Wales

Law-change call for schools to record all bullying

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Media captionLinda James said there needs to be a "consistent definition" of bullying.

There are calls for schools in Wales to be legally required to record all incidents of bullying.

Anti-bullying charity, Bullies Out wants a true understanding of what is going on.

Currently, schools must record all racist incidents but there is no legal requirement for them to record other types of bullying.

The Welsh Government said it was in the process of reviewing its policy "to make sure it is as strong as possible".

Bullies Out founder Linda James said: "We need to have that consistent definition of what exactly bullying is.

"We know that some schools are really proactive with their anti-bullying and they deal with it - but we also hear the stories that others are not.

"I think if there was some consistent reporting and recording procedure for all schools then maybe that would make it a lot easier for the schools in general."

Earlier this month, the funeral of 14-year-old Nyah James from Swansea was held. Her mother, Dominique Williams claims she took her own life as a result of being bullied at school.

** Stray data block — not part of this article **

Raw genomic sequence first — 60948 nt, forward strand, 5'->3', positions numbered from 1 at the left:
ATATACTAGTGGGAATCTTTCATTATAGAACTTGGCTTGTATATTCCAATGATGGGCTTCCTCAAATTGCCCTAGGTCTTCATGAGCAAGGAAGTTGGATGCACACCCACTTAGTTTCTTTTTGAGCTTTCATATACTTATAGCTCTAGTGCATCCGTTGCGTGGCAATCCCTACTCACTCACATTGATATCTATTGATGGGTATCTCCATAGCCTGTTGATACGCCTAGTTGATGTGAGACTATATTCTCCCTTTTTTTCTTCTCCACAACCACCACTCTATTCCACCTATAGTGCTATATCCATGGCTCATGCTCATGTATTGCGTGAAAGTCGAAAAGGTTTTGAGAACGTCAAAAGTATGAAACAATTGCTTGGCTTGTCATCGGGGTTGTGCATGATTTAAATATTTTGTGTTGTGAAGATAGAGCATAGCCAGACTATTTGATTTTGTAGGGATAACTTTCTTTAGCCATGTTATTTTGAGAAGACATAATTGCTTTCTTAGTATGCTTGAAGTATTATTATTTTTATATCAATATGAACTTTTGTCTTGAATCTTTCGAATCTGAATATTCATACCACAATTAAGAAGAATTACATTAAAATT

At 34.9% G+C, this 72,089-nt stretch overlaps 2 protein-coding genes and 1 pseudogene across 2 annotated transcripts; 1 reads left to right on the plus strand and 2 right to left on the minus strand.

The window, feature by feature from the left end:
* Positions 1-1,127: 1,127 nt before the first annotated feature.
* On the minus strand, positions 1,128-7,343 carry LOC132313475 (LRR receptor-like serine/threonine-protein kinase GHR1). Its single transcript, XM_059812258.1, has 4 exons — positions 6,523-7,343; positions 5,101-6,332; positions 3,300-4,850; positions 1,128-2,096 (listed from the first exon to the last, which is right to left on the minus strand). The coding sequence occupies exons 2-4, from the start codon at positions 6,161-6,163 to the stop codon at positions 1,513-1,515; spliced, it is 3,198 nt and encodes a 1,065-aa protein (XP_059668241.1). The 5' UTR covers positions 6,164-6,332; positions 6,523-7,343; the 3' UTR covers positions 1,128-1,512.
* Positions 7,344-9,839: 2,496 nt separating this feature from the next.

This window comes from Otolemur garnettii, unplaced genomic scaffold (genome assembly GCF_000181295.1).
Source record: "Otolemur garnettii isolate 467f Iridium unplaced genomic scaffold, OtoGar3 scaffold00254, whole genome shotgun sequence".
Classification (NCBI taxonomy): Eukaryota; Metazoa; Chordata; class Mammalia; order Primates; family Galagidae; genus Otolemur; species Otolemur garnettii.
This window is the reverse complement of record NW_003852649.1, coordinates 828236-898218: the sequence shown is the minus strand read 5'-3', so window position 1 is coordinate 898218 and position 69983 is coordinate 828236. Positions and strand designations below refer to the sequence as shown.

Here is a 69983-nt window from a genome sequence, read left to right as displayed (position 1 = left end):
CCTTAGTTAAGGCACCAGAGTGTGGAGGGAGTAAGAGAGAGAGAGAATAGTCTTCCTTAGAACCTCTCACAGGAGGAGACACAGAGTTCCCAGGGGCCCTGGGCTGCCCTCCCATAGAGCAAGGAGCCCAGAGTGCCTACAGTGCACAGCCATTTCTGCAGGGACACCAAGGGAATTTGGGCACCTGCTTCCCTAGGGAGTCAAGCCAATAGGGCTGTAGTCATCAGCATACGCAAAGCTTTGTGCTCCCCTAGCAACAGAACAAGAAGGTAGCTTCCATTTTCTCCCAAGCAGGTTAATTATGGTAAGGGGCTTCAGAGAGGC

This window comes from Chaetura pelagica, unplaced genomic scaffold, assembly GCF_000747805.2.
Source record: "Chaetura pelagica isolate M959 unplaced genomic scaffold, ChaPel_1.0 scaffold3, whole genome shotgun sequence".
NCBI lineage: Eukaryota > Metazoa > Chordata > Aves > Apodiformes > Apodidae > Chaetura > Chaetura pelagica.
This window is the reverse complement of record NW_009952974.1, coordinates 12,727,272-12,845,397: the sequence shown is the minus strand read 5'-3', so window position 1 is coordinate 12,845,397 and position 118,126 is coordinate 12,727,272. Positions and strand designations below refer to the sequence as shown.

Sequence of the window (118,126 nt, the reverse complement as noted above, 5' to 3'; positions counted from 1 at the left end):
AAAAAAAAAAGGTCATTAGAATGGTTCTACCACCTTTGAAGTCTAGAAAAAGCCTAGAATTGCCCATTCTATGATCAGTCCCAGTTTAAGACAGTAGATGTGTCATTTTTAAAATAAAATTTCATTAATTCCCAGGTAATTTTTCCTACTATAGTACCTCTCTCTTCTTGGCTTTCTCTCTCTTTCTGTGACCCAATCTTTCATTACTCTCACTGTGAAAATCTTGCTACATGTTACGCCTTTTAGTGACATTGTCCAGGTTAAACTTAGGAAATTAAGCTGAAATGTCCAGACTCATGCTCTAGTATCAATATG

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She said: "It makes us feel terrible because we weren't there to stop it. To find out she was being bullied and going through such pain of her own and we didn't know nothing about it - that kills us every day."

Ms Williams added: "We feel like we've failed her. I think to myself, did I fail her as a mum because she wasn't able to come and talk to me - thoughts like that go through your head."

A South Wales Police spokesperson said officers were still investigating the matter.

In Northern Ireland, legislation making it a legal requirement for schools to record all reports of bullying was given Royal Assent last year and Bullies Out wants similar legislation in Wales.

Rob Williams, director of policy at the National Association of Head Teachers Cymru, said the call to record all bullying incidents was "understandable".

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Media caption"We feel like we've failed her," said the mother of 14-year-old Nyah James.

But he warned there was a danger that more focus will be put on the recording process and "not on the effective use of the data".

"Utilising the information to safeguard children is the key part here, and how this translates into positive action," he said.

A Welsh Government spokesman said schools must record all racist incidents - including racial bullying, but there is no legal requirement for them to record other types of bullying.

He added: "Our guidance - Respecting Others - sets out guidance and practical solutions on preventing and responding to incidents of bullying in schools.

"We are in the process of reviewing this policy to make sure it is as strong as possible."

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